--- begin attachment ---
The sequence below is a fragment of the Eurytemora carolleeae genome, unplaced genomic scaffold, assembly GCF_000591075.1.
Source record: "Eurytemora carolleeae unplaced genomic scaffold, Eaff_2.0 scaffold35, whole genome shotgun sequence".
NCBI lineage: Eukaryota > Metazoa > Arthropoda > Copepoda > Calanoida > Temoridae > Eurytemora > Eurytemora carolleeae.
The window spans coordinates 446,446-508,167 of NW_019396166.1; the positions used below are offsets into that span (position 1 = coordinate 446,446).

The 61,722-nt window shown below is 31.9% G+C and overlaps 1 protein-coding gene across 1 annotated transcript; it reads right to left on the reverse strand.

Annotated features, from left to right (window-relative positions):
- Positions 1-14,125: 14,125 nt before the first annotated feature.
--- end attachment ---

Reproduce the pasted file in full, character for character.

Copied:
The sequence below is a fragment of the Eurytemora carolleeae genome, unplaced genomic scaffold, assembly GCF_000591075.1.
Source record: "Eurytemora carolleeae unplaced genomic scaffold, Eaff_2.0 scaffold35, whole genome shotgun sequence".
NCBI lineage: Eukaryota > Metazoa > Arthropoda > Copepoda > Calanoida > Temoridae > Eurytemora > Eurytemora carolleeae.
The window spans coordinates 446,446-508,167 of NW_019396166.1; the positions used below are offsets into that span (position 1 = coordinate 446,446).

The 61,722-nt window shown below is 31.9% G+C and overlaps 1 protein-coding gene across 1 annotated transcript; it reads right to left on the reverse strand.

Annotated features, from left to right (window-relative positions):
- Positions 1-14,125: 14,125 nt before the first annotated feature.